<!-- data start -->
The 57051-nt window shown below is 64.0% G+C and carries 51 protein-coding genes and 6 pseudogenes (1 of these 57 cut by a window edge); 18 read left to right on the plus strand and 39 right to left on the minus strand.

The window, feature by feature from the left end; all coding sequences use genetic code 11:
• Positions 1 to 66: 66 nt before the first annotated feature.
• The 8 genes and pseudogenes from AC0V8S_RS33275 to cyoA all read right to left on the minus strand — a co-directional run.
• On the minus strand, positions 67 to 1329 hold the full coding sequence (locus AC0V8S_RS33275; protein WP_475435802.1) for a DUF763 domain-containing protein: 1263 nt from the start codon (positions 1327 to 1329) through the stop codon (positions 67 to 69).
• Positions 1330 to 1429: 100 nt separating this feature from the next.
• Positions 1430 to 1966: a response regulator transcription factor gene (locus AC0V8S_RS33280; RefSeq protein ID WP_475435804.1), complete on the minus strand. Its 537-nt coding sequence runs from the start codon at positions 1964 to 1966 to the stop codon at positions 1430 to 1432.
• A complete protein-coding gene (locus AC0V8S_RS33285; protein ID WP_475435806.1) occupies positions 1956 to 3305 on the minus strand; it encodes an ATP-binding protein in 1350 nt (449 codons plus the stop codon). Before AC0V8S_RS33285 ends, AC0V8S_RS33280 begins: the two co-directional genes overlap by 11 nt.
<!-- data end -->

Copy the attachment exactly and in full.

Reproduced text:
The 57051-nt window shown below is 64.0% G+C and carries 51 protein-coding genes and 6 pseudogenes (1 of these 57 cut by a window edge); 18 read left to right on the plus strand and 39 right to left on the minus strand.

The window, feature by feature from the left end; all coding sequences use genetic code 11:
• Positions 1 to 66: 66 nt before the first annotated feature.
• The 8 genes and pseudogenes from AC0V8S_RS33275 to cyoA all read right to left on the minus strand — a co-directional run.
• On the minus strand, positions 67 to 1329 hold the full coding sequence (locus AC0V8S_RS33275; protein WP_475435802.1) for a DUF763 domain-containing protein: 1263 nt from the start codon (positions 1327 to 1329) through the stop codon (positions 67 to 69).
• Positions 1330 to 1429: 100 nt separating this feature from the next.
• Positions 1430 to 1966: a response regulator transcription factor gene (locus AC0V8S_RS33280; RefSeq protein ID WP_475435804.1), complete on the minus strand. Its 537-nt coding sequence runs from the start codon at positions 1964 to 1966 to the stop codon at positions 1430 to 1432.
• A complete protein-coding gene (locus AC0V8S_RS33285; protein ID WP_475435806.1) occupies positions 1956 to 3305 on the minus strand; it encodes an ATP-binding protein in 1350 nt (449 codons plus the stop codon). Before AC0V8S_RS33285 ends, AC0V8S_RS33280 begins: the two co-directional genes overlap by 11 nt.